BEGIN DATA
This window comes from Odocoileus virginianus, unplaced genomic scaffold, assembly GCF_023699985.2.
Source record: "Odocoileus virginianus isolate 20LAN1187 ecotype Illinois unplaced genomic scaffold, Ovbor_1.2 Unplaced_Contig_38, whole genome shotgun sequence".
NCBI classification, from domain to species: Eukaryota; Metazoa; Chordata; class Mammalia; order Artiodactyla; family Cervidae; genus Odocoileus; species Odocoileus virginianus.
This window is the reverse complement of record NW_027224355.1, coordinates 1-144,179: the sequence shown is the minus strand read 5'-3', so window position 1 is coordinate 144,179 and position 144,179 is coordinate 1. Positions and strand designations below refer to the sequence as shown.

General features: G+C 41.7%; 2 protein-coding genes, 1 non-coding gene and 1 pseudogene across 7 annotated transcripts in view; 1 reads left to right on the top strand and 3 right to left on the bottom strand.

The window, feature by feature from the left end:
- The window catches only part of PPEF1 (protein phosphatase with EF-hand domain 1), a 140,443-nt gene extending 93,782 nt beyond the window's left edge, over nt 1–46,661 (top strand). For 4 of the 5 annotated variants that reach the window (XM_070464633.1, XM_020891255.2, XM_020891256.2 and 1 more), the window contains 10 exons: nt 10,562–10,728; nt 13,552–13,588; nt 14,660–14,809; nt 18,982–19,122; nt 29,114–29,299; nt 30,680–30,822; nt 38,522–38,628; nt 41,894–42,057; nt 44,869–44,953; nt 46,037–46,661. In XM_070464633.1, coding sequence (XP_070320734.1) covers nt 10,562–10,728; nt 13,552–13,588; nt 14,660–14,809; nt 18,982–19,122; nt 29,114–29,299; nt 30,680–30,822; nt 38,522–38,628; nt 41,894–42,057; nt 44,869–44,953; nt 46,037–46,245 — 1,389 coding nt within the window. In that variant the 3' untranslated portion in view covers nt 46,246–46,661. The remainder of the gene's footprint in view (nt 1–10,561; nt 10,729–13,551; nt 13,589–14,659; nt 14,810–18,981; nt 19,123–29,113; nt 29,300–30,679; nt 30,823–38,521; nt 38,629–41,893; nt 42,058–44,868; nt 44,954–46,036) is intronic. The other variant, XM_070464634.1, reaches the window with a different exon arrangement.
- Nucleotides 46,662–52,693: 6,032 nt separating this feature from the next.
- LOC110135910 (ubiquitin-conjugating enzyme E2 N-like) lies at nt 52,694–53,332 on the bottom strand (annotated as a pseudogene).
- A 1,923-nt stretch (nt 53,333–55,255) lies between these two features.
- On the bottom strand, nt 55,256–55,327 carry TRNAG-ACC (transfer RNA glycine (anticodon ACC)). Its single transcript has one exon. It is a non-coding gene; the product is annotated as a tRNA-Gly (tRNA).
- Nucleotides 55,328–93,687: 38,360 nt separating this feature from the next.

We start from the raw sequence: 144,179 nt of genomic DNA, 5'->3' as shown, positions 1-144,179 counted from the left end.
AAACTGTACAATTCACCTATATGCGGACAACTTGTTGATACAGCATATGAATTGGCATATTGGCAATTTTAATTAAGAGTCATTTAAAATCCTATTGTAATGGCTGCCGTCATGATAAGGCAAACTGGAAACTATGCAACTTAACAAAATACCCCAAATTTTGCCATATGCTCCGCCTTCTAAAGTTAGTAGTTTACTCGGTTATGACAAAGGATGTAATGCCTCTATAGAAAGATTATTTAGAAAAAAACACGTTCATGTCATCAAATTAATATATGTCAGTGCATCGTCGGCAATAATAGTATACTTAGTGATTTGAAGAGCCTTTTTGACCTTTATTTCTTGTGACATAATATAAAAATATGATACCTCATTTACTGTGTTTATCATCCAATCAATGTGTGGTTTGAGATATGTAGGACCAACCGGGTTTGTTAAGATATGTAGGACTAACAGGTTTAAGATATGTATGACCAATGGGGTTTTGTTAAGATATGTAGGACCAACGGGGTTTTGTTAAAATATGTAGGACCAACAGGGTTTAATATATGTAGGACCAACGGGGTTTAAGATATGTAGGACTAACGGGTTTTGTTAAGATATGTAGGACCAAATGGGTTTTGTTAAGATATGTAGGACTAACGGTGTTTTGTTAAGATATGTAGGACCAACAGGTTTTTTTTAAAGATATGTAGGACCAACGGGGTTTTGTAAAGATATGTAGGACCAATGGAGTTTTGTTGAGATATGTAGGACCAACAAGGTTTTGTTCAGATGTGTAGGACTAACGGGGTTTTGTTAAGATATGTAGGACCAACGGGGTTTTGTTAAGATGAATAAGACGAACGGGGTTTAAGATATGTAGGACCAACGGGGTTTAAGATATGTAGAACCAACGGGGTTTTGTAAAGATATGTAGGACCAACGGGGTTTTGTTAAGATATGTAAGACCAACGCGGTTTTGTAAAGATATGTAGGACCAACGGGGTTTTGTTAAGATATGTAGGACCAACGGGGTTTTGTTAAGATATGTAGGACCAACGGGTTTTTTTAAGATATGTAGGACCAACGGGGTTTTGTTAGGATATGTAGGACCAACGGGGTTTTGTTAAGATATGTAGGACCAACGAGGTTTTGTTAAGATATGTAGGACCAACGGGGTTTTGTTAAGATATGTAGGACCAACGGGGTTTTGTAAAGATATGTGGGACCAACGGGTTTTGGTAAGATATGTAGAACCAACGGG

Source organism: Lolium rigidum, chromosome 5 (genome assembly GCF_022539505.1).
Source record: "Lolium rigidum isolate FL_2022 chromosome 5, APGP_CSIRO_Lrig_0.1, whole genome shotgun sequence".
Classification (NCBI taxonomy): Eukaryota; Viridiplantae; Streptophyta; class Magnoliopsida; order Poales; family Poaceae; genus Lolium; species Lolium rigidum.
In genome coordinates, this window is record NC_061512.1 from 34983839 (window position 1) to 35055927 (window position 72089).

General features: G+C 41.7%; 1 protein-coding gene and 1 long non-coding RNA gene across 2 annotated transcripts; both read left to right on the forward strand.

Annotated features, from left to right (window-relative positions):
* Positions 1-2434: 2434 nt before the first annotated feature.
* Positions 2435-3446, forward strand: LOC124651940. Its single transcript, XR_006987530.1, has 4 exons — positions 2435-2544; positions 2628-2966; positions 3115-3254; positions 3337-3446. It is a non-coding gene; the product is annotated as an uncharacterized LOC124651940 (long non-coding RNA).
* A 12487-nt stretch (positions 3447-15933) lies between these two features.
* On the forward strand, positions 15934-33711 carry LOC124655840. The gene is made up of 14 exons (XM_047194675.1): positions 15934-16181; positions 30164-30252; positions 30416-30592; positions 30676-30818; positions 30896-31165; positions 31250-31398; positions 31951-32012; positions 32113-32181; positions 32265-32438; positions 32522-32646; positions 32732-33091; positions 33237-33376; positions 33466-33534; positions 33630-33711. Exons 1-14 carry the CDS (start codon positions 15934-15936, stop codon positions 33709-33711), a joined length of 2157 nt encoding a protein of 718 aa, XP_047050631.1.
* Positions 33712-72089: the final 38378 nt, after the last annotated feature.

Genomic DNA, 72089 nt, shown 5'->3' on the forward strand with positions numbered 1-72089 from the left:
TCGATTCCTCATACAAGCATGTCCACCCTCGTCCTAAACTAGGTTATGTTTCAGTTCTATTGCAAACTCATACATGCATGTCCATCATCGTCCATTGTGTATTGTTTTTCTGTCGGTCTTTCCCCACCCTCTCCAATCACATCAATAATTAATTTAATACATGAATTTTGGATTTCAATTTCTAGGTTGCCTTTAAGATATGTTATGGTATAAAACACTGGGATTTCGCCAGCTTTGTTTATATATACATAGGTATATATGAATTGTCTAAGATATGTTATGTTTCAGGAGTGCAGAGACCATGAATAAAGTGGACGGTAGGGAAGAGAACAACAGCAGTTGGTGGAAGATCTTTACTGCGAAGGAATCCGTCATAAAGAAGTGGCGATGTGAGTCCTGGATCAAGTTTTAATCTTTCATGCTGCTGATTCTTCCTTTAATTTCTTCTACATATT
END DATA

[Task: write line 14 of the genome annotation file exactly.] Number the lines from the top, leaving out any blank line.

AAACTGTACAATTCACCTATATGCGGACAACTTGTTGATACAGCATATGAATTGGCATATTGGCAATTTTAATTAAGAGTCATTTAAAATCCTATTGTAATGGCTGCCGTCATGATAAGGCAAACTGGAAACTATGCAACTTAACAAAATACCCCAAATTTTGCCATATGCTCCGCCTTCTAAAGTTAGTAGTTTACTCGGTTATGACAAAGGATGTAATGCCTCTATAGAAAGATTATTTAGAAAAAAACACGTTCATGTCATCAAATTAATATATGTCAGTGCATCGTCGGCAATAATAGTATACTTAGTGATTTGAAGAGCCTTTTTGACCTTTATTTCTTGTGACATAATATAAAAATATGATACCTCATTTACTGTGTTTATCATCCAATCAATGTGTGGTTTGAGATATGTAGGACCAACCGGGTTTGTTAAGATATGTAGGACTAACAGGTTTAAGATATGTATGACCAATGGGGTTTTGTTAAGATATGTAGGACCAACGGGGTTTTGTTAAAATATGTAGGACCAACAGGGTTTAATATATGTAGGACCAACGGGGTTTAAGATATGTAGGACTAACGGGTTTTGTTAAGATATGTAGGACCAAATGGGTTTTGTTAAGATATGTAGGACTAACGGTGTTTTGTTAAGATATGTAGGACCAACAGGTTTTTTTTAAAGATATGTAGGACCAACGGGGTTTTGTAAAGATATGTAGGACCAATGGAGTTTTGTTGAGATATGTAGGACCAACAAGGTTTTGTTCAGATGTGTAGGACTAACGGGGTTTTGTTAAGATATGTAGGACCAACGGGGTTTTGTTAAGATGAATAAGACGAACGGGGTTTAAGATATGTAGGACCAACGGGGTTTAAGATATGTAGAACCAACGGGGTTTTGTAAAGATATGTAGGACCAACGGGGTTTTGTTAAGATATGTAAGACCAACGCGGTTTTGTAAAGATATGTAGGACCAACGGGGTTTTGTTAAGATATGTAGGACCAACGGGGTTTTGTTAAGATATGTAGGACCAACGGGTTTTTTTAAGATATGTAGGACCAACGGGGTTTTGTTAGGATATGTAGGACCAACGGGGTTTTGTTAAGATATGTAGGACCAACGAGGTTTTGTTAAGATATGTAGGACCAACGGGGTTTTGTTAAGATATGTAGGACCAACGGGGTTTTGTAAAGATATGTGGGACCAACGGGTTTTGGTAAGATATGTAGAACCAACGGG